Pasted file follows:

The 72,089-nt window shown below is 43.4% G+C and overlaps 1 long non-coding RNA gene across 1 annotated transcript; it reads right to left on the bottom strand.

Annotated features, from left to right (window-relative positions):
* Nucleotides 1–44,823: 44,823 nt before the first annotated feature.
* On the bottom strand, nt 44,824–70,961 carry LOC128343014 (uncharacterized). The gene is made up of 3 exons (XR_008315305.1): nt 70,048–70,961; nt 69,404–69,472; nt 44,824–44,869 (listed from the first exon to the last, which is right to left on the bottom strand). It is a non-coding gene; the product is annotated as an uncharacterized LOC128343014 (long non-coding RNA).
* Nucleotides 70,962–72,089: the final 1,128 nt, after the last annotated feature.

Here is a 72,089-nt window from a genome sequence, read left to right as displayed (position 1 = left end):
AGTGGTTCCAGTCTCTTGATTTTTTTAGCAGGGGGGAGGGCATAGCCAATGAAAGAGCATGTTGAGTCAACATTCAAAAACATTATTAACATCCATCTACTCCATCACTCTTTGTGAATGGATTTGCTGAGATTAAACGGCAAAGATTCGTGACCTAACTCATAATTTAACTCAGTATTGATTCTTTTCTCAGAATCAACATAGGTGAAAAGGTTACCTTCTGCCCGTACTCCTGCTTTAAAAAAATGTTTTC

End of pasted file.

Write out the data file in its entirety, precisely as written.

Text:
The 72,089-nt window shown below is 43.4% G+C and overlaps 1 long non-coding RNA gene across 1 annotated transcript; it reads right to left on the bottom strand.

Annotated features, from left to right (window-relative positions):
* Nucleotides 1–44,823: 44,823 nt before the first annotated feature.
* On the bottom strand, nt 44,824–70,961 carry LOC128343014 (uncharacterized). The gene is made up of 3 exons (XR_008315305.1): nt 70,048–70,961; nt 69,404–69,472; nt 44,824–44,869 (listed from the first exon to the last, which is right to left on the bottom strand). It is a non-coding gene; the product is annotated as an uncharacterized LOC128343014 (long non-coding RNA).
* Nucleotides 70,962–72,089: the final 1,128 nt, after the last annotated feature.

Here is a 72,089-nt window from a genome sequence, read left to right as displayed (position 1 = left end):
AGTGGTTCCAGTCTCTTGATTTTTTTAGCAGGGGGGAGGGCATAGCCAATGAAAGAGCATGTTGAGTCAACATTCAAAAACATTATTAACATCCATCTACTCCATCACTCTTTGTGAATGGATTTGCTGAGATTAAACGGCAAAGATTCGTGACCTAACTCATAATTTAACTCAGTATTGATTCTTTTCTCAGAATCAACATAGGTGAAAAGGTTACCTTCTGCCCGTACTCCTGCTTTAAAAAAATGTTTTC